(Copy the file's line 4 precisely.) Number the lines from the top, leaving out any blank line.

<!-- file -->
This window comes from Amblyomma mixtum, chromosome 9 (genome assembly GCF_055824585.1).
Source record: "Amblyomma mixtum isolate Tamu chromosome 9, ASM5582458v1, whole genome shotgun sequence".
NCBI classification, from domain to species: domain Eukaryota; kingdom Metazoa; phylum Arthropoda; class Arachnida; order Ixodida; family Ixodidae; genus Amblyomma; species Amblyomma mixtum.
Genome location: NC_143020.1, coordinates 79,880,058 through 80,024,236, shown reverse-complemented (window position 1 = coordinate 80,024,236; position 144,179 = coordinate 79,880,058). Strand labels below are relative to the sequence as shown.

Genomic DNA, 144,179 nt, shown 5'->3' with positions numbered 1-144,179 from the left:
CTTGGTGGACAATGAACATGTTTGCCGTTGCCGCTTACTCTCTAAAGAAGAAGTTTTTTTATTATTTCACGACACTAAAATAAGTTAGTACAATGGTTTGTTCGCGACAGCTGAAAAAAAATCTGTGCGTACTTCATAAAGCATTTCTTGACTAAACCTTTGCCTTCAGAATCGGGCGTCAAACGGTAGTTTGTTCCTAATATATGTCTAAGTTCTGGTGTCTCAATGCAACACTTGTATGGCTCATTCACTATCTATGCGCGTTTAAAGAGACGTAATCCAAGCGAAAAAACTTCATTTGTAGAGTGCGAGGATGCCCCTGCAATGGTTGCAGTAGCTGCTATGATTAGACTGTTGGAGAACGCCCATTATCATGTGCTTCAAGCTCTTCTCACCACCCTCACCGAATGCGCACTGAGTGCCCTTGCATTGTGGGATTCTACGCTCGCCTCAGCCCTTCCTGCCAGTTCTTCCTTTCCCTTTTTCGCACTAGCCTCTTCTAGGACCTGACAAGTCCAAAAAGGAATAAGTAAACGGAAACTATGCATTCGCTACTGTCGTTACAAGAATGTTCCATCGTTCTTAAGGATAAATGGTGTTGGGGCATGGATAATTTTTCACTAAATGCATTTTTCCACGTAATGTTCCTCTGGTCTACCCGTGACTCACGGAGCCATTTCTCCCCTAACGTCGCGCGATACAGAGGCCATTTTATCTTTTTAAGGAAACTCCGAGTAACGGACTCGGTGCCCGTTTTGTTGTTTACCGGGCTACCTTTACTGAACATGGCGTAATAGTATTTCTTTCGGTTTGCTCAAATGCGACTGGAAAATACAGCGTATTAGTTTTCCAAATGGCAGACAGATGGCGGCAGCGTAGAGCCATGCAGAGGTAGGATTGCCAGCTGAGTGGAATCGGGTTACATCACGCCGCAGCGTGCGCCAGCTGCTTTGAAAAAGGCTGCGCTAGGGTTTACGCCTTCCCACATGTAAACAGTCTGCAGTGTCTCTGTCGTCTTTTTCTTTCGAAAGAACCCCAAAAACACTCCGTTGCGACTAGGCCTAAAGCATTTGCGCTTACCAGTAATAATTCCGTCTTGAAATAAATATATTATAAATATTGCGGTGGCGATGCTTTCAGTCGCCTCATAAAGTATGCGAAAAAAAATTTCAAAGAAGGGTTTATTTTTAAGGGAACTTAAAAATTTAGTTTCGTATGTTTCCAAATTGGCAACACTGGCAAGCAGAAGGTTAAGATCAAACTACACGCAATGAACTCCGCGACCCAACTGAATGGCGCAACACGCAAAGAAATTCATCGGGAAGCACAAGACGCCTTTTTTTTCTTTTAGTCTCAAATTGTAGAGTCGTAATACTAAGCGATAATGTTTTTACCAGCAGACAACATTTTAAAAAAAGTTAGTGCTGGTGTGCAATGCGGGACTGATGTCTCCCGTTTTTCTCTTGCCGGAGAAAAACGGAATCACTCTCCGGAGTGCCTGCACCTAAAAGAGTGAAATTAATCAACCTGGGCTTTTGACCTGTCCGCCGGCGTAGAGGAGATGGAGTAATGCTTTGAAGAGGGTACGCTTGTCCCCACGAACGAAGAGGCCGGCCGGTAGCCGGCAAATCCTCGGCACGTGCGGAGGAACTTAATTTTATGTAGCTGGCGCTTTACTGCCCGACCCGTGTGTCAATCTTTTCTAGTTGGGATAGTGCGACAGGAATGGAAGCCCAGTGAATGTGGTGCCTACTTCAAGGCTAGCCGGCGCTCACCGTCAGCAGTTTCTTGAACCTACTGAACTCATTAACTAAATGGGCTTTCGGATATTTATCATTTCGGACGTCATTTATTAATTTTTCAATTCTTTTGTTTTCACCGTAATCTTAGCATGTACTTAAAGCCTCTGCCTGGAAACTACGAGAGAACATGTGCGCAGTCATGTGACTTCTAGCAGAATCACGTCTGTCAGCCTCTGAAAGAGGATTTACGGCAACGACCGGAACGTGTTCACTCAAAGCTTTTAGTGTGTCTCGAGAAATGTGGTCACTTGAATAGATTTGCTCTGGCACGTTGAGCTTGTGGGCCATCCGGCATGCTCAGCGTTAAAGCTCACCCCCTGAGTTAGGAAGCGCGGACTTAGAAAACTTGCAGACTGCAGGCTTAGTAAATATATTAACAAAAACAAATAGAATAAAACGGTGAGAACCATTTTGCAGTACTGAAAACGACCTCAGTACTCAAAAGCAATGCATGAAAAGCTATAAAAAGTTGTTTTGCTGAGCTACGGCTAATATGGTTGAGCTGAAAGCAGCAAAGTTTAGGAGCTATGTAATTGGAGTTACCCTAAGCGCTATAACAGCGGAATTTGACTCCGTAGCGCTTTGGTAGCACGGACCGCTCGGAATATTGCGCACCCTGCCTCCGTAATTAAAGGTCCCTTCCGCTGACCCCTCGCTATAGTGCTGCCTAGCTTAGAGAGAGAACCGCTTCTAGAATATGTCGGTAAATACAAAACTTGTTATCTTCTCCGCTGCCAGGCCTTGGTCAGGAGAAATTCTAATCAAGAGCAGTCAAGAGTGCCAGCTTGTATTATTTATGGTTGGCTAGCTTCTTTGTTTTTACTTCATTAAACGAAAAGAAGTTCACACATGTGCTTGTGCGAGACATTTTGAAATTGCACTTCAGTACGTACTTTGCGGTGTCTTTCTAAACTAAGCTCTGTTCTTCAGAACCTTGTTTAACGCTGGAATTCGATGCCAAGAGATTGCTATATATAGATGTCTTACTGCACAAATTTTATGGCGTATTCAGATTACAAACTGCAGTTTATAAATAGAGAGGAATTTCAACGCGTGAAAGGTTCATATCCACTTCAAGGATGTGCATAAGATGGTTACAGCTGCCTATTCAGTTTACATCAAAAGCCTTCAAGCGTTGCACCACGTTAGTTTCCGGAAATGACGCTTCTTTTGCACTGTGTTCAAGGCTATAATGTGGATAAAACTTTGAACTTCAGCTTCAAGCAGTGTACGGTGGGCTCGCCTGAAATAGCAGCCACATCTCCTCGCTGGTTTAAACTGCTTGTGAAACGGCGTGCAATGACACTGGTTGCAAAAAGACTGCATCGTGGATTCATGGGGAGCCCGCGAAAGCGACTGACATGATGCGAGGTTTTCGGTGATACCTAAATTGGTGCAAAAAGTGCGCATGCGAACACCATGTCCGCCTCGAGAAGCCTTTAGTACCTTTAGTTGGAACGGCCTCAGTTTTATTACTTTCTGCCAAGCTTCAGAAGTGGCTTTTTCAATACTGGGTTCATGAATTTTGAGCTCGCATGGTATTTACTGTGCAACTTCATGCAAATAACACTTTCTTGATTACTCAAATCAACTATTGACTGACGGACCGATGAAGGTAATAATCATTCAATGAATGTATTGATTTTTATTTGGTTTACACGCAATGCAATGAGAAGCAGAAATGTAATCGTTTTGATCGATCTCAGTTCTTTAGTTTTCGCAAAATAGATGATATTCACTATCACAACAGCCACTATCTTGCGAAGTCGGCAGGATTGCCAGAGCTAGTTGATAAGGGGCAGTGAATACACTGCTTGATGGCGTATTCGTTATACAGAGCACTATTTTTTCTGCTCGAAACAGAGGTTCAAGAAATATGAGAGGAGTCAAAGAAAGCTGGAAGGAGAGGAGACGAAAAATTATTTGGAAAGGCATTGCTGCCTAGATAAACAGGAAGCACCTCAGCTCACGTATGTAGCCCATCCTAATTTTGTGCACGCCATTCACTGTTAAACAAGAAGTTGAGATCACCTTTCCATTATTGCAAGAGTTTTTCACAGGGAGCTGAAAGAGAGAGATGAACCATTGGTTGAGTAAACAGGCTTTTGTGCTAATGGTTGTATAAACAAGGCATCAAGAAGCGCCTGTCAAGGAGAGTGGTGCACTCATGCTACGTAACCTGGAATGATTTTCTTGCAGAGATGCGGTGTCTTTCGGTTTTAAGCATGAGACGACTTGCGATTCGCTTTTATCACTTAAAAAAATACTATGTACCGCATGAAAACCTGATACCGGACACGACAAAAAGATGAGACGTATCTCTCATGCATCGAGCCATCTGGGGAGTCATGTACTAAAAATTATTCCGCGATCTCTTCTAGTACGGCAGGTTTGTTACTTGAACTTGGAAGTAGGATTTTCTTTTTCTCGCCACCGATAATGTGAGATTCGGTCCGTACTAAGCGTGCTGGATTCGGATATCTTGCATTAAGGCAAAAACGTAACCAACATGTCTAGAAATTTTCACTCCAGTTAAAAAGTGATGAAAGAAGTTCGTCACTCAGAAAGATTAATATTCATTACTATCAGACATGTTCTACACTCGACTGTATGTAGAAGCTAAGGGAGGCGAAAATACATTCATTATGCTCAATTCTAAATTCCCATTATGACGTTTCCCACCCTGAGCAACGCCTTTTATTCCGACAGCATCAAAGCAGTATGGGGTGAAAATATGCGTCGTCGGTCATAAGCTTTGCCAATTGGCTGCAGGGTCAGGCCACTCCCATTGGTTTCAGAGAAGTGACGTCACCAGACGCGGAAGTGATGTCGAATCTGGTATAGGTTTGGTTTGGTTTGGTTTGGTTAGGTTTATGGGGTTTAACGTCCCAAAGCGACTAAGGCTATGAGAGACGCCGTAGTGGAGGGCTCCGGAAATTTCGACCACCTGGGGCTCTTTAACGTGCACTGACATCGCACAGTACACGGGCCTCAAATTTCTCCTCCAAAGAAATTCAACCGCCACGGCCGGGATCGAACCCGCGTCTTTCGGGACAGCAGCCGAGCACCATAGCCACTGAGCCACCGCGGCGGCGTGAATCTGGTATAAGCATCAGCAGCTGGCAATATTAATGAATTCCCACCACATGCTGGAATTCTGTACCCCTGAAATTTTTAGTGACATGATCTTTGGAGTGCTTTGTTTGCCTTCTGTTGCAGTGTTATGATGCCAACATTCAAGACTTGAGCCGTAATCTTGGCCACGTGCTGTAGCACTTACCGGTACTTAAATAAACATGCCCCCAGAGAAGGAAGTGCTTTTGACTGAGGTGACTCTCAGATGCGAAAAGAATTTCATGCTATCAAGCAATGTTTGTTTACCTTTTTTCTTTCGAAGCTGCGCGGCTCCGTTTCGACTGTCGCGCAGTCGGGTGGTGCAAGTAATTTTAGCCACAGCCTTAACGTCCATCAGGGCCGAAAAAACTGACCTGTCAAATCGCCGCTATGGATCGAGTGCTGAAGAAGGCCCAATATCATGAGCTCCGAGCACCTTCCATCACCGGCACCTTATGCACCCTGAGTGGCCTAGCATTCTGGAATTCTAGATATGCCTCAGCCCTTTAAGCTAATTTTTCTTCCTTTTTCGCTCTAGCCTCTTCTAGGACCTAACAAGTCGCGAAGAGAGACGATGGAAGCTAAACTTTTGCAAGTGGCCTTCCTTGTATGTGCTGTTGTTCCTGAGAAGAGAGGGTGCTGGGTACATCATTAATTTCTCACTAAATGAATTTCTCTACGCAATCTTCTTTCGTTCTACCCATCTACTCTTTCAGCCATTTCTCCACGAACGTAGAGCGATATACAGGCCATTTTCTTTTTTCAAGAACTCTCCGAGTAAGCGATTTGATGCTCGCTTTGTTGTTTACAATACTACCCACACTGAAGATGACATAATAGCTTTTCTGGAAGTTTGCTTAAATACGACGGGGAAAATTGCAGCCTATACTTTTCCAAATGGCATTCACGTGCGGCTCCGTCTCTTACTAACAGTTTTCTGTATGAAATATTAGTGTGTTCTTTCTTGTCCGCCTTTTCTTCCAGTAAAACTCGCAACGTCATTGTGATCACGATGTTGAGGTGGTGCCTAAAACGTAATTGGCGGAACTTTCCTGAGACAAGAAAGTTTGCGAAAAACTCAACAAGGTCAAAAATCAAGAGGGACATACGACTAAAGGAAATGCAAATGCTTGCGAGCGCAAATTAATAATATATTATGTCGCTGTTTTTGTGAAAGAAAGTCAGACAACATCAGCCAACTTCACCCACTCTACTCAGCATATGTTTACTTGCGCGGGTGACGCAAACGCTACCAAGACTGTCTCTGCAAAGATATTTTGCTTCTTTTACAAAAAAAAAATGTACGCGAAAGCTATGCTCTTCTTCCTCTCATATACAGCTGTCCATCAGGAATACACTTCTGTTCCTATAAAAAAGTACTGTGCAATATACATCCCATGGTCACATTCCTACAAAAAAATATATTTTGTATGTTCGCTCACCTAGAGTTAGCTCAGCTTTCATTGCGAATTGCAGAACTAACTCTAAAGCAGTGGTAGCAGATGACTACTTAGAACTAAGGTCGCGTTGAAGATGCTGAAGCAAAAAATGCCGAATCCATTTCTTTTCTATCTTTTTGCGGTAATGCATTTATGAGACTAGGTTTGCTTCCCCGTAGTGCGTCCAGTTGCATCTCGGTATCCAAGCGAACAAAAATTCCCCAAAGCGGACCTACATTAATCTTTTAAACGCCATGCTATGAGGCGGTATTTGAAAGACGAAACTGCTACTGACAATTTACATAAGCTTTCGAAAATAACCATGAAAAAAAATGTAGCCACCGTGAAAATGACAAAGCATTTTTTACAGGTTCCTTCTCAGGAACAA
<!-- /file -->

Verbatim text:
Genome location: NC_143020.1, coordinates 79,880,058 through 80,024,236, shown reverse-complemented (window position 1 = coordinate 80,024,236; position 144,179 = coordinate 79,880,058). Strand labels below are relative to the sequence as shown.